Metal uses one of the RGB channels, unaffected by the others.
The material changes, giving the frames on the walls a more metallic look.
We'll do the same for the roughness channel, selecting the same texture.
Now, the metallic frames appear rougher, scattering light differently.
Finally, we'll do the same for the ambient occlusion (AO) channel, picking the same image.
Now, shadows are calculated for the room walls, panels, frames, and even parts of the scene.
The scene has become noticeably shadowier.
Lastly, we'll assign the normal channel to the room, paying attention to the flooring.
Despite some color variation on the floor, light reflects from it as if it's flat.
The normal map will add relief and complexity without additional geometry.
Selecting the normal map, you'll immediately notice the difference.
This effect is achieved without the need for actual modeled geometry.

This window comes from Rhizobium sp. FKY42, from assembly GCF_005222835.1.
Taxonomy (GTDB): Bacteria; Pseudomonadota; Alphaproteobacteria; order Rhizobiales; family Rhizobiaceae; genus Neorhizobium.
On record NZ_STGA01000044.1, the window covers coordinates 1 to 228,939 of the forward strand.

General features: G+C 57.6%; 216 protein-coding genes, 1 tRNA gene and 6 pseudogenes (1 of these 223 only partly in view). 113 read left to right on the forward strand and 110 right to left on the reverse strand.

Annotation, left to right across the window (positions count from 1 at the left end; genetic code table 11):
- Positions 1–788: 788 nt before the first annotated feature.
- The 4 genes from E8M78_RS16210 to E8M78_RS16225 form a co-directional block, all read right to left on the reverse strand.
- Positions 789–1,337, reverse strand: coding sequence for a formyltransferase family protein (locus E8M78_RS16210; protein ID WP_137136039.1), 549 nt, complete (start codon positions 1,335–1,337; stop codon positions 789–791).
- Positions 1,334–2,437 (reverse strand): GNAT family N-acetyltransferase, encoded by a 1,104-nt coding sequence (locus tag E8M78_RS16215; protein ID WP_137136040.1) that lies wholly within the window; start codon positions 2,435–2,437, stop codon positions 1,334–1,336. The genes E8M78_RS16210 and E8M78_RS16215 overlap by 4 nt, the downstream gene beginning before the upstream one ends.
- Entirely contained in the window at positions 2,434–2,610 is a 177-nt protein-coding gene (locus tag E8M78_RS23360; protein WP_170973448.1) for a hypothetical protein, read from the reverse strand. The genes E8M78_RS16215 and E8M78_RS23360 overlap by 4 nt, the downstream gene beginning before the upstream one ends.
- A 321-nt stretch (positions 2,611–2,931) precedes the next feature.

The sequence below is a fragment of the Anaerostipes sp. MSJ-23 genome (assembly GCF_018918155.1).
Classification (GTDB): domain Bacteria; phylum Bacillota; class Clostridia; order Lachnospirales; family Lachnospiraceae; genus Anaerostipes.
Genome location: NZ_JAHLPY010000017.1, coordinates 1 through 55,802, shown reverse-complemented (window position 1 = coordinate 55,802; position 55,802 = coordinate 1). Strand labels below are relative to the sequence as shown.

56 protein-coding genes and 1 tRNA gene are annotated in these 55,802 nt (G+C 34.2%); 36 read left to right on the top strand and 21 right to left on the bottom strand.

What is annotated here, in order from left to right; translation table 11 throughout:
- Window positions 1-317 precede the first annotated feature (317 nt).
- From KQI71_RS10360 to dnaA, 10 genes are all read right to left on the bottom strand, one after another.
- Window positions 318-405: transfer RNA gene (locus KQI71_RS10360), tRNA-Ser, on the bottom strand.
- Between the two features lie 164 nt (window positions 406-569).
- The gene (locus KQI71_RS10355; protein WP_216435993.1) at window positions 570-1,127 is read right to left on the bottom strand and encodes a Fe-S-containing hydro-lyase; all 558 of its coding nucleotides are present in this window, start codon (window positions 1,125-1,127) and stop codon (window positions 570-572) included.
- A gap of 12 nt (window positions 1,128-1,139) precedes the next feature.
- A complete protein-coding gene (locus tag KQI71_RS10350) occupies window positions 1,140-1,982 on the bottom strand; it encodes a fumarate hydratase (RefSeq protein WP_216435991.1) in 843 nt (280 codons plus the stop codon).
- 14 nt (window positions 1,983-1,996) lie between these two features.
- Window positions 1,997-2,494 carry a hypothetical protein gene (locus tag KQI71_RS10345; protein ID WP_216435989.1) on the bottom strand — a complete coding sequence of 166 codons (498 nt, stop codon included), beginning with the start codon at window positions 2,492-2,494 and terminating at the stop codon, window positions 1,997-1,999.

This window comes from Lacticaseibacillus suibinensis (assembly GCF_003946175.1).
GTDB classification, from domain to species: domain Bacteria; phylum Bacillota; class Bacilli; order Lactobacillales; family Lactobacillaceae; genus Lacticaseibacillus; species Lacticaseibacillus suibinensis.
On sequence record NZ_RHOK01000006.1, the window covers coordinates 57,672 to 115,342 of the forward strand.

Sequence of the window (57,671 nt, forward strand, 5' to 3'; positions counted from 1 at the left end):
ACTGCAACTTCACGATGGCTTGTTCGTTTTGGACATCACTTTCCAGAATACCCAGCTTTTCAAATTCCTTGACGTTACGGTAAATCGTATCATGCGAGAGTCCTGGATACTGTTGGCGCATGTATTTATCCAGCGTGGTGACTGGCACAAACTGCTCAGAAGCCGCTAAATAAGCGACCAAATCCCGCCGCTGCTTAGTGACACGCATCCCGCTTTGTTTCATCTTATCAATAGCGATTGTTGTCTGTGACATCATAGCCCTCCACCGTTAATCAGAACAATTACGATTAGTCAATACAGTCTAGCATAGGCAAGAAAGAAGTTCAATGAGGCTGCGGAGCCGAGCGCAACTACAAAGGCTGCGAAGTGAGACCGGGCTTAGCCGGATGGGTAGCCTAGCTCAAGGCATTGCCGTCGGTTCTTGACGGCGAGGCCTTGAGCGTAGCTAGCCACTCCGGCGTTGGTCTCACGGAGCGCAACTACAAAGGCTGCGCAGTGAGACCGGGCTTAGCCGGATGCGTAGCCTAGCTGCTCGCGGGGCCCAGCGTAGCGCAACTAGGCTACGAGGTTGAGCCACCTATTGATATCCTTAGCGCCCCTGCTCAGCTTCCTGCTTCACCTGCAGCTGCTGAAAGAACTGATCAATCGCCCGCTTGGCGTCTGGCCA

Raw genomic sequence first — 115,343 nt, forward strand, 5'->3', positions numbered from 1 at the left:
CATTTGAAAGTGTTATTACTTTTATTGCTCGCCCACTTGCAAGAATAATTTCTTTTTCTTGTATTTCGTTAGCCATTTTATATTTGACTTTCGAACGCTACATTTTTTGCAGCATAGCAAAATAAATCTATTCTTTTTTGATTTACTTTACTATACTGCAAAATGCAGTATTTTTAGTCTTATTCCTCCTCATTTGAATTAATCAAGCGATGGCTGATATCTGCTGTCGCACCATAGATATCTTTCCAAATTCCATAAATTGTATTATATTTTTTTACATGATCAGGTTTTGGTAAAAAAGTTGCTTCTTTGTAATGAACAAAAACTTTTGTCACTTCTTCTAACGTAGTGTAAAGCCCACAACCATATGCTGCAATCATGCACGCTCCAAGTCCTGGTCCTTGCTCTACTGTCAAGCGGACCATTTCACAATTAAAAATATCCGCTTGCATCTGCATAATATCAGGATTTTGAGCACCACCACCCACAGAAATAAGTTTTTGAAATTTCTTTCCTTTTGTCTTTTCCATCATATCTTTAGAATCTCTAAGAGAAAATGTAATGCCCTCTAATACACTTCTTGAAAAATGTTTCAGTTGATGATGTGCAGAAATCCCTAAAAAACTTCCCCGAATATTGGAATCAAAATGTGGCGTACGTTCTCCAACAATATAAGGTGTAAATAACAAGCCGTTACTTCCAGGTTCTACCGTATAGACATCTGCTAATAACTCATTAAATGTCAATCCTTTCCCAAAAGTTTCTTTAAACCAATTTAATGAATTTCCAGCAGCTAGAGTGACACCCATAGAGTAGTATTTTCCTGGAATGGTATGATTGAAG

It's all thanks to the normal map, instructing how light interacts with surfaces.
In the next video, we'll continue texturing the rear parts of the scene and further enhance our model setup.
The video discusses basic animation settings in the scene.
It demonstrates how to enable or disable animations, either looping or playing once.
The "play once" option is highlighted to make animations serve as intros to the scene.
Adjusting animation speed is shown, slowing down the robot arm's movements for a deliberate effect.
The importance of these basic animation settings in controlling animation playback is emphasized.
We've completed the uploading and texturing of our entire scene.
Next, we'll examine the most basic animation settings for the scene. To do this, we'll immediately open the animation settings panel.
The P3D app doesn't allow you to edit the animations directly, but you can manipulate them.
For example, you can disable them by clicking on this small icon.
Both animations that come with the model are currently disabled. You can enable them, and they will loop over and over. You can change this to play just once by selecting the animation and choosing "play once" from the drop-down menu.
You'll see that the other object, separate from the arm, stops playing.
That animation is actually this one, and we can also set it to play once.
The viewer will now show us a preview.
The arm releases the tray and returns to its default position.
That concludes the animation.